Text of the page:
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Opinions of Wednesday, 30 June 2021

Columnist: Cameron Duodu

The ravens of the sky - 2

File photo: Ravens in the sky File photo: Ravens in the sky


In the first part of this story, the author recounted how he once interfered with the natural order of hierarchy among birds.

He saw a big crow bullying 'bola-birds' and driving them away from food the author had put out for all the birds. He yelled at the crow to go away. It left. But what happened next?

Read on:

I didn't think much of what had happened. Until the next morning., When I went to sit on my chair, as usual, to await the arrival of the birds.

The birds came. But it wasn't the bola-birds or the apatuprɛ. Or the doves.

It was crows. Tens and tens of them! They must have numbered at least forty!

They didn't make for the bread crumbs and they didn't cry out “kwaa!....kwaa”! as I could have expected.

They just sat on the roof opposite where I was sitting, making soft noises to one another. And they all kept their eyes on me!

It was eerie. I realized at once that I was witnessing a unique, epic event, as far as my experience of life was concerned.

The birds were not behaving in a way that was threatening to me. It rather looked as if they had come to tell me something!

I looked at them. And they looked at me. What was the inter-species message they had for me?

I worked it out as follows: “Listen, fellow! Do you see us in our numbers? Don't ever behave aggressively towards any of us again! For we are many. And you're just one. Not only that – what right do you have to intervene when we are interacting with birds of another species?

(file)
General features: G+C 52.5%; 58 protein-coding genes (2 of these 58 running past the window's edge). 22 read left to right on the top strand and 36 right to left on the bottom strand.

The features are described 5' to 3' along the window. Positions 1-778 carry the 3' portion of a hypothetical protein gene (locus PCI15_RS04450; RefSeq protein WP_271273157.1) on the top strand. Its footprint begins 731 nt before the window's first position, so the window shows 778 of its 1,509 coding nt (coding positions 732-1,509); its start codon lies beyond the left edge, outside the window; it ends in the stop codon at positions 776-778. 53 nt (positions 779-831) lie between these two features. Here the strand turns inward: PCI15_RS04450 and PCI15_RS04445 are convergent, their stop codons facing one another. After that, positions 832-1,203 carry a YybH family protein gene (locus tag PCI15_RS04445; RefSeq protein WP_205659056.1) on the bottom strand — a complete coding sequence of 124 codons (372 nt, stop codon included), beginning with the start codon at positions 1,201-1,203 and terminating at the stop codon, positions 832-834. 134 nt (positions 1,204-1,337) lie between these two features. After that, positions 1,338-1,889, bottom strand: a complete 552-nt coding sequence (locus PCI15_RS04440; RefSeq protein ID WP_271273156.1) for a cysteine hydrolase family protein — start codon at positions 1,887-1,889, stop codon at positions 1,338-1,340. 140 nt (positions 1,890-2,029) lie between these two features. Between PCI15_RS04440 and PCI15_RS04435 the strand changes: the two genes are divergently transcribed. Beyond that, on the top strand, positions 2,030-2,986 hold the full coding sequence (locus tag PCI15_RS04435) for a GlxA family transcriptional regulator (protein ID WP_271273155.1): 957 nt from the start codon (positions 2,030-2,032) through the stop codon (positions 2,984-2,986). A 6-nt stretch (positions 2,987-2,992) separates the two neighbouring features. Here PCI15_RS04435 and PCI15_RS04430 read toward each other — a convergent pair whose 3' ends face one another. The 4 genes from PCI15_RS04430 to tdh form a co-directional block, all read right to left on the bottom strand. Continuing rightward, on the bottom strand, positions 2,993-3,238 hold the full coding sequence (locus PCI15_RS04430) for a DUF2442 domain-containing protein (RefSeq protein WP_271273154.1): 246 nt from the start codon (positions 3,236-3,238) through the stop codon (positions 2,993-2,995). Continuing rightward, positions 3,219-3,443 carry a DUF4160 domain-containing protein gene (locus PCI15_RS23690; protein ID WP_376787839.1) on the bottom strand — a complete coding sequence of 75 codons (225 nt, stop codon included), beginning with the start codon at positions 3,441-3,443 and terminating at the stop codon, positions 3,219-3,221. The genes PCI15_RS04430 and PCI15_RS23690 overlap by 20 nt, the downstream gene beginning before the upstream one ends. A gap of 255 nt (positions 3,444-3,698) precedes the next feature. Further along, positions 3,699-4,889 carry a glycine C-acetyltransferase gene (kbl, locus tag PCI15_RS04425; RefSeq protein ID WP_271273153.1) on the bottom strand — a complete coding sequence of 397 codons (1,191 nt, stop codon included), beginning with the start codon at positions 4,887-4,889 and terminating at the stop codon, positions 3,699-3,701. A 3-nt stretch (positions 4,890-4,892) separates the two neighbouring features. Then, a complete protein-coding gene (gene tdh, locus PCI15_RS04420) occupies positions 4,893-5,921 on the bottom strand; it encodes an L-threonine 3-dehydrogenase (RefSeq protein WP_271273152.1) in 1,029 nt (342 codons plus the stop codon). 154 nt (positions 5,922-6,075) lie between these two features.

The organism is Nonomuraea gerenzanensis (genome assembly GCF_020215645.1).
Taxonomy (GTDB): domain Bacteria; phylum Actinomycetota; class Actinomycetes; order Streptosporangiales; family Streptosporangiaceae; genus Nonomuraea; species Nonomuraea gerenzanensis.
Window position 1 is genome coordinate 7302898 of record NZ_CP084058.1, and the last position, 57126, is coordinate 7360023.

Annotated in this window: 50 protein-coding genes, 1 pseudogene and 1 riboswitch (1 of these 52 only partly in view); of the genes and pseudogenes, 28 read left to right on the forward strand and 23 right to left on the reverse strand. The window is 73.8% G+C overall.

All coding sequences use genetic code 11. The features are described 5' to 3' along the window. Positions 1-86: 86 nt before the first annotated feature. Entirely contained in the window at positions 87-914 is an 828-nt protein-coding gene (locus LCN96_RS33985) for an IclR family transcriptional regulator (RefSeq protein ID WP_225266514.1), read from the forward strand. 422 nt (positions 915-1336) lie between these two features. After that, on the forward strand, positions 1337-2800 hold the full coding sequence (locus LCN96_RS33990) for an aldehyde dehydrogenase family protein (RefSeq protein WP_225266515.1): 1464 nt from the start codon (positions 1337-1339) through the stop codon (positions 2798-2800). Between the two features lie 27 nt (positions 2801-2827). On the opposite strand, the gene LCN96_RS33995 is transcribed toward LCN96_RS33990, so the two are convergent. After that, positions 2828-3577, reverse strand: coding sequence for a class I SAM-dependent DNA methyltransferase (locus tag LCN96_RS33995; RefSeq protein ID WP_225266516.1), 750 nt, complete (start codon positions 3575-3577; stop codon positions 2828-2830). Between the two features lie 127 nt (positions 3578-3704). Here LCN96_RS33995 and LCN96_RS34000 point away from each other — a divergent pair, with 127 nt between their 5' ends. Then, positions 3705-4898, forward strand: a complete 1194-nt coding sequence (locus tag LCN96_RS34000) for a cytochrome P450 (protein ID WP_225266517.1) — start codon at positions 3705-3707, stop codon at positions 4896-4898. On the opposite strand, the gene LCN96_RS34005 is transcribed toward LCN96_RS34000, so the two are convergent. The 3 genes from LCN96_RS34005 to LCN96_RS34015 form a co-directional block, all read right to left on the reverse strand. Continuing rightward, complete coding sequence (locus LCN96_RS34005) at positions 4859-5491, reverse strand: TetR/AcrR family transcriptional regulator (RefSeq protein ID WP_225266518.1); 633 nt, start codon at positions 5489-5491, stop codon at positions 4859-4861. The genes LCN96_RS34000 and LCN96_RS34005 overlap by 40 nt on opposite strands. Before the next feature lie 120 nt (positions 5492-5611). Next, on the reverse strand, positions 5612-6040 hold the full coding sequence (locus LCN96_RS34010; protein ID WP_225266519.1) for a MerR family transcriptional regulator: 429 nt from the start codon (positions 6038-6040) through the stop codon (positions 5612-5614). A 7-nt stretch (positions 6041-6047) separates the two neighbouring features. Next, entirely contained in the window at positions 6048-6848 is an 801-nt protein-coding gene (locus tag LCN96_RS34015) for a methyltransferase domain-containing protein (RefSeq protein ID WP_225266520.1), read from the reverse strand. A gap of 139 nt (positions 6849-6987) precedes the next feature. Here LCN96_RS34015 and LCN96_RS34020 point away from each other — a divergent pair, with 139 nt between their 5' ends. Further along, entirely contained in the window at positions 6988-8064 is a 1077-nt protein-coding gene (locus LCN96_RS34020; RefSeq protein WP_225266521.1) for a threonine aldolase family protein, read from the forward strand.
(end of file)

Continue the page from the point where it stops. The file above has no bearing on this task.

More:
Are you a bird? Do you know when we were created and when bola-birds were created? Do you know how our relationship began? They always know that they have to give way to us! That is the law of Nature. And you want to change it?

“You see, small as they are, the bola-birds survive because we protect them in ways you would never guess at. We let them know, with alarm calls, when hawks and other birds of prey are prowling around.

We tell them where carrion is, and so long as they show respect and wait until we've had our fill, they can gorge themselves as much as they like. But they don't always wait their turn and try to precede us to the dinner table, whereupon we peck at them and they move away, only to come back when we allow them to.

“We and the bola-birds have had this relationship of mutual understanding for millions of years. How dare you a human – whose evolution took place only a few thousands of years ago – try to change a relationship that has lasted for so long?”

I watched the crows watching me decipher the silent message they were delivering to me. It was uncanny.

First of all, how did the one crow I had driven away communicate its discomfiture to the whole flock of brother and sister crows?

How could it have got them all to agree to stop feeding and come to support it by delivering a collective message to me?

What they were actually saying was this: “Chum, Can you see? We have THE NUMBERS! If you like, try something stupid, such as showing any aggression towards us. We can swoop down and beat you with our wings and beaks.